- Health officials in two Arizona counties reported that fleas tested positive for Yersinia pestis, the bacteria that causes plague.
- Plague regularly appears in the American Southwest, where it often kills rodents like prairie dogs but occasionally infects people.
- There were two human plague cases in New Mexico earlier this summer.
The Black Death is alive and well in the American Southwest.
Over the past several weeks, public health officials in two Arizona counties — Navajo County and Coconino County — have confirmed that fleas in both counties have tested positive for the Yersinia pestis bacteria, the biological agent that causes the three forms of plague.
“Navajo County Health Department is urging the public to take precautions to reduce their risk of exposure to this serious disease, which can be present in fleas, rodents, rabbits and predators that feed upon these animals,” the health department announced on August 11 on a county Facebook page. “The disease can be transmitted to humans and other animals by the bite of an infected flea or by direct contact with an infected animal.”
County officials advise making sure that pets aren’t allowed to run free, as they could potentially end up picking up infected fleas. Pets can both become infected by the disease and they could carry fleas that could then pass the disease on to human owners.
For anyone concerned they could have been exposed, the health department adds: “Symptoms of plague in humans generally appear within two to six days following exposure and include the following: fever, chills, headache, weakness, muscle pain, and swollen lymph glands (called “buboes”) in the groin, armpits or limbs. The disease can become septicemic (spreading throughout the bloodstream) and/or pneumonic (affecting the lungs), but is curable with proper antibiotic therapy if diagnosed and treated early.”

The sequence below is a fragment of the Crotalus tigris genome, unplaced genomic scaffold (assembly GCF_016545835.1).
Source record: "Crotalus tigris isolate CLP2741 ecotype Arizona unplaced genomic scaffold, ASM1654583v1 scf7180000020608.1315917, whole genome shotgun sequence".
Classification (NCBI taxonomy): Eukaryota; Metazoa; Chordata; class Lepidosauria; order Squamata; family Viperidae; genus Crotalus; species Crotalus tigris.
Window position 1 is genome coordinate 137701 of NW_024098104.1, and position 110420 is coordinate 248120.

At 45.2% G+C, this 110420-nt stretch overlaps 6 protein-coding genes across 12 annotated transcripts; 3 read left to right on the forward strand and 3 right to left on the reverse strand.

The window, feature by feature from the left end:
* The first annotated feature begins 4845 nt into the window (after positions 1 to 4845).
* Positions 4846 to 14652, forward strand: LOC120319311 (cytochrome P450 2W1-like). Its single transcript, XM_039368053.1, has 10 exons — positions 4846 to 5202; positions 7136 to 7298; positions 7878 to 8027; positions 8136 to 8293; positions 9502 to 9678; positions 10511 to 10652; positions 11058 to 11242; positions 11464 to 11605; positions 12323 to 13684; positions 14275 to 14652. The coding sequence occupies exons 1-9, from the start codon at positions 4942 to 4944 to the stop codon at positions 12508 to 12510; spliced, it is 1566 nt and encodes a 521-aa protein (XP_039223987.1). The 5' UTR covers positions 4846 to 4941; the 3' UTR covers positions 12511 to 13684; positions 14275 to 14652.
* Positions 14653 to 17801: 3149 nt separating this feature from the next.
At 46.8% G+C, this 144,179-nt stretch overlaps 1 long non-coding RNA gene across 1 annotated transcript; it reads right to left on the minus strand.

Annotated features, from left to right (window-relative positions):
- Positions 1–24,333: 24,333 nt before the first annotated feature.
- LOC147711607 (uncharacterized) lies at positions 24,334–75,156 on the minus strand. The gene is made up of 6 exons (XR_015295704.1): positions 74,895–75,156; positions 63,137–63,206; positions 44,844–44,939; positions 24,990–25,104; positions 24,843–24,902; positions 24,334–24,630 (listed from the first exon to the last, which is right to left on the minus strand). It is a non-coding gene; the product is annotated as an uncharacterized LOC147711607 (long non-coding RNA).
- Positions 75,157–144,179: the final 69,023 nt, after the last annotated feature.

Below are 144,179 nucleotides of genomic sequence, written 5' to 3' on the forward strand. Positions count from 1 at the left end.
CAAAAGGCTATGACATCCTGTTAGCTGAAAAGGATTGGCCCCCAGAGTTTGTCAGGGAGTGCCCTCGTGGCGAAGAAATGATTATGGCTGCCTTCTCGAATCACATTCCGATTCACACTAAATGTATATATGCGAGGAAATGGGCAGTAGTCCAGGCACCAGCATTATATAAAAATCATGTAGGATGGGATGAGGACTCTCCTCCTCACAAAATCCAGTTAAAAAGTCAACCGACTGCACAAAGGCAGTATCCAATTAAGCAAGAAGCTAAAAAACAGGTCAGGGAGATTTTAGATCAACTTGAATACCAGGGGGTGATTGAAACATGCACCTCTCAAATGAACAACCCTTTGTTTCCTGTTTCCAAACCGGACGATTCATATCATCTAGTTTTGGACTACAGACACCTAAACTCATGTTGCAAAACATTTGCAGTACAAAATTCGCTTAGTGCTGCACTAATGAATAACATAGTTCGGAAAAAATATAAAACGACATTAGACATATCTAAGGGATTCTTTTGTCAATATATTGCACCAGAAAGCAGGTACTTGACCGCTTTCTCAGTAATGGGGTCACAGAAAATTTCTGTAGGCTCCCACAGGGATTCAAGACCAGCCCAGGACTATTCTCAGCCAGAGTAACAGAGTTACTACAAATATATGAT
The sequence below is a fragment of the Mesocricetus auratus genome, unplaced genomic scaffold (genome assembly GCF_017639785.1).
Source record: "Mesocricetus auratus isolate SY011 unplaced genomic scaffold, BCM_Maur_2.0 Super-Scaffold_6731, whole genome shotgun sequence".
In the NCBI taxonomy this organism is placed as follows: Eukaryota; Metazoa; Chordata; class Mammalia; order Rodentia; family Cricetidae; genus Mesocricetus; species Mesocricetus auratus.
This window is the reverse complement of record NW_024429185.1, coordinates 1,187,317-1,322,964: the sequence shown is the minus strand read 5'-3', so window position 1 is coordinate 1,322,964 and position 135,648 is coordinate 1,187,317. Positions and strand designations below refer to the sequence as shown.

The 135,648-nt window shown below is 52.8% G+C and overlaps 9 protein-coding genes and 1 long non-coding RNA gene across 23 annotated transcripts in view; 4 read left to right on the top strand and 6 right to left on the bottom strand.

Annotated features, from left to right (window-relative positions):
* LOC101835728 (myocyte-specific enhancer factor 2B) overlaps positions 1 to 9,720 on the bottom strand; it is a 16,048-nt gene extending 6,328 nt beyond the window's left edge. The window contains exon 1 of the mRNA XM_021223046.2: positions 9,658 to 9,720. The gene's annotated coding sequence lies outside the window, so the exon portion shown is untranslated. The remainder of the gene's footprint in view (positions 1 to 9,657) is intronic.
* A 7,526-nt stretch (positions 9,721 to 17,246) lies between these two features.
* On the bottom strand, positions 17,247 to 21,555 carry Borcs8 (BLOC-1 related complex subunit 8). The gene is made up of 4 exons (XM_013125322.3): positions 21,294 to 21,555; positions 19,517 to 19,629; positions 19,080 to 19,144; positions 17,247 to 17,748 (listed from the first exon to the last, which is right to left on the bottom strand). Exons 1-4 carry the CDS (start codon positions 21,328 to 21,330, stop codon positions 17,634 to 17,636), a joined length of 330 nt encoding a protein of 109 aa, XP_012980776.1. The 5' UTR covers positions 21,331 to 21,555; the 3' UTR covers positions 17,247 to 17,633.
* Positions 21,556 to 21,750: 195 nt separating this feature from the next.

This isn’t an isolated incident. Just a couple months ago, health department officials in New Mexico confirmed that two residents of Santa Fe County had been hospitalized after being infected by the plague.
Why plague persists
The bacteria circulating today are still remarkably similar to those bacteria researchers have identified as the cause of the Black Death. As the CDC explains, it’s still a potentially fatal and serious bacterial illness. It’s just that now, we can treat it with antibiotics, provided it’s caught early enough.
While rats and other rodents have the reputation of being plague carriers, it’s really the fleas they harbour that are usually responsible. Plague kills those rodents just like it can kill humans. In fact, one of the first signs of a plague outbreak is often a mass die-off of prairie dogs or other rodents. (There was a report of a squirrel killed by a plague infection in New Mexico on August 10, according to the ProMED-mail service, which tracks disease outbreaks.)
In the US, plague bacteria tend to thrive in the hot and dry Southwest, where there are a number of rodents — from rats to voles to prairie dogs — susceptible to infection. In general, the bacteria is always out there, spreading among fleas and less frequently among rodent or other mammal populations, occasionally spilling over into humans.
Still, the US only gets a handful of cases — usually between one and 17 every year. Plague is a bigger problem in places that have a harder time shutting down outbreaks. In the US, disease detectives try to find every person an infected individual came into contact with. That’s harder in regions with humanitarian crises or ongoing conflicts, according to the World Health Organisation.
In the 1400s, approximately 50 million people died of the Black Death. It’s still one of the scarier infectious diseases out there, with a mortality rate between 30% and 60% if untreated. But fortunately, antibiotics make it possible to treat most cases now. Between 2010 and 2015, there were around 584 deaths.